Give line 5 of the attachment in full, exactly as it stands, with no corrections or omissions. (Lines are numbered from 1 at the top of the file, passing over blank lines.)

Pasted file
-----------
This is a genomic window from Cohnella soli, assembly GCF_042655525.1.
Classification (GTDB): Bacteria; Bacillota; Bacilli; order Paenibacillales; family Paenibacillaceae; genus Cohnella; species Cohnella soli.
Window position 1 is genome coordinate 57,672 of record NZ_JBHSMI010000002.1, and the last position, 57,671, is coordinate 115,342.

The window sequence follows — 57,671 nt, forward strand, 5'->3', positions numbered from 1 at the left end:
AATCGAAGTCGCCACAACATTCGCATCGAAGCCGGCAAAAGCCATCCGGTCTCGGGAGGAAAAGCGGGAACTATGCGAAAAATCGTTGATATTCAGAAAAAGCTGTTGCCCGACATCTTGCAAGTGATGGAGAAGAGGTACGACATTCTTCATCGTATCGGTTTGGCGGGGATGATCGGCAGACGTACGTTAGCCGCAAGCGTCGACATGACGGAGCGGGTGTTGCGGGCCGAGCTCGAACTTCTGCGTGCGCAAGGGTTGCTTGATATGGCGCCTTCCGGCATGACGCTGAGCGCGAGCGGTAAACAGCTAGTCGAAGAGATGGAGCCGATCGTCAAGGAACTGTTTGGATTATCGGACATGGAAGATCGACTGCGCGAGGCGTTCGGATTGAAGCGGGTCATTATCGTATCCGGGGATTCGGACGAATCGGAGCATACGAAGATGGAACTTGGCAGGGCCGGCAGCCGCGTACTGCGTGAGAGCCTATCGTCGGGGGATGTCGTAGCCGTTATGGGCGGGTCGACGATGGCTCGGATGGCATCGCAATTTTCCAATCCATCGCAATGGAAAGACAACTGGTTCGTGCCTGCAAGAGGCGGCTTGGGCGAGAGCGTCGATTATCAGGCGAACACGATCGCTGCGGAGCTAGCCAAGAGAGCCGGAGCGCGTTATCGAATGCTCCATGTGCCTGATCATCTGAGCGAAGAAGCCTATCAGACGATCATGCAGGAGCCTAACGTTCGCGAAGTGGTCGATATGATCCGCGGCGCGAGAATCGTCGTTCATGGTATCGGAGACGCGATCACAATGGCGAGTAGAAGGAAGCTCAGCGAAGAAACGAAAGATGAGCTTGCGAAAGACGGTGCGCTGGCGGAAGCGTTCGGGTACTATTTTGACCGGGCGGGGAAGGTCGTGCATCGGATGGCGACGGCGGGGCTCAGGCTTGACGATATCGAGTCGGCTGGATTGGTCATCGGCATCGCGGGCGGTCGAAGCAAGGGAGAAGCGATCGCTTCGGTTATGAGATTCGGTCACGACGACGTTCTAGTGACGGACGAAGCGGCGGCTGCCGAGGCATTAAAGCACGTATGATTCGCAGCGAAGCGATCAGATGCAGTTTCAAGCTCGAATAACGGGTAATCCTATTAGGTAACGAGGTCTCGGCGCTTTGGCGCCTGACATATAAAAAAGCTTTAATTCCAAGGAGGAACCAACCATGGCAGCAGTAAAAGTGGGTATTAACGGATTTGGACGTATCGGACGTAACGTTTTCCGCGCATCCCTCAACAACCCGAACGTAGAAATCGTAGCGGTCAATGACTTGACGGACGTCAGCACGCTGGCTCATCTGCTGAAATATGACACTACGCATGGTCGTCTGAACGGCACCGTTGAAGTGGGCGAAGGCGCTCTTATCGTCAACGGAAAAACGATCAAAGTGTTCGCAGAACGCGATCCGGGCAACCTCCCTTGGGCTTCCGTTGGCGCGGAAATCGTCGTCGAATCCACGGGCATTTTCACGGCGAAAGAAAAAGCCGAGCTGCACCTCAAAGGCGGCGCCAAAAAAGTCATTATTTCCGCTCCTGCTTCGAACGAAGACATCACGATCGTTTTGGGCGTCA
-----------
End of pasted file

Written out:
AATCGAAGTCGCCACAACATTCGCATCGAAGCCGGCAAAAGCCATCCGGTCTCGGGAGGAAAAGCGGGAACTATGCGAAAAATCGTTGATATTCAGAAAAAGCTGTTGCCCGACATCTTGCAAGTGATGGAGAAGAGGTACGACATTCTTCATCGTATCGGTTTGGCGGGGATGATCGGCAGACGTACGTTAGCCGCAAGCGTCGACATGACGGAGCGGGTGTTGCGGGCCGAGCTCGAACTTCTGCGTGCGCAAGGGTTGCTTGATATGGCGCCTTCCGGCATGACGCTGAGCGCGAGCGGTAAACAGCTAGTCGAAGAGATGGAGCCGATCGTCAAGGAACTGTTTGGATTATCGGACATGGAAGATCGACTGCGCGAGGCGTTCGGATTGAAGCGGGTCATTATCGTATCCGGGGATTCGGACGAATCGGAGCATACGAAGATGGAACTTGGCAGGGCCGGCAGCCGCGTACTGCGTGAGAGCCTATCGTCGGGGGATGTCGTAGCCGTTATGGGCGGGTCGACGATGGCTCGGATGGCATCGCAATTTTCCAATCCATCGCAATGGAAAGACAACTGGTTCGTGCCTGCAAGAGGCGGCTTGGGCGAGAGCGTCGATTATCAGGCGAACACGATCGCTGCGGAGCTAGCCAAGAGAGCCGGAGCGCGTTATCGAATGCTCCATGTGCCTGATCATCTGAGCGAAGAAGCCTATCAGACGATCATGCAGGAGCCTAACGTTCGCGAAGTGGTCGATATGATCCGCGGCGCGAGAATCGTCGTTCATGGTATCGGAGACGCGATCACAATGGCGAGTAGAAGGAAGCTCAGCGAAGAAACGAAAGATGAGCTTGCGAAAGACGGTGCGCTGGCGGAAGCGTTCGGGTACTATTTTGACCGGGCGGGGAAGGTCGTGCATCGGATGGCGACGGCGGGGCTCAGGCTTGACGATATCGAGTCGGCTGGATTGGTCATCGGCATCGCGGGCGGTCGAAGCAAGGGAGAAGCGATCGCTTCGGTTATGAGATTCGGTCACGACGACGTTCTAGTGACGGACGAAGCGGCGGCTGCCGAGGCATTAAAGCACGTATGATTCGCAGCGAAGCGATCAGATGCAGTTTCAAGCTCGAATAACGGGTAATCCTATTAGGTAACGAGGTCTCGGCGCTTTGGCGCCTGACATATAAAAAAGCTTTAATTCCAAGGAGGAACCAACCATGGCAGCAGTAAAAGTGGGTATTAACGGATTTGGACGTATCGGACGTAACGTTTTCCGCGCATCCCTCAACAACCCGAACGTAGAAATCGTAGCGGTCAATGACTTGACGGACGTCAGCACGCTGGCTCATCTGCTGAAATATGACACTACGCATGGTCGTCTGAACGGCACCGTTGAAGTGGGCGAAGGCGCTCTTATCGTCAACGGAAAAACGATCAAAGTGTTCGCAGAACGCGATCCGGGCAACCTCCCTTGGGCTTCCGTTGGCGCGGAAATCGTCGTCGAATCCACGGGCATTTTCACGGCGAAAGAAAAAGCCGAGCTGCACCTCAAAGGCGGCGCCAAAAAAGTCATTATTTCCGCTCCTGCTTCGAACGAAGACATCACGATCGTTTTGGGCGTCA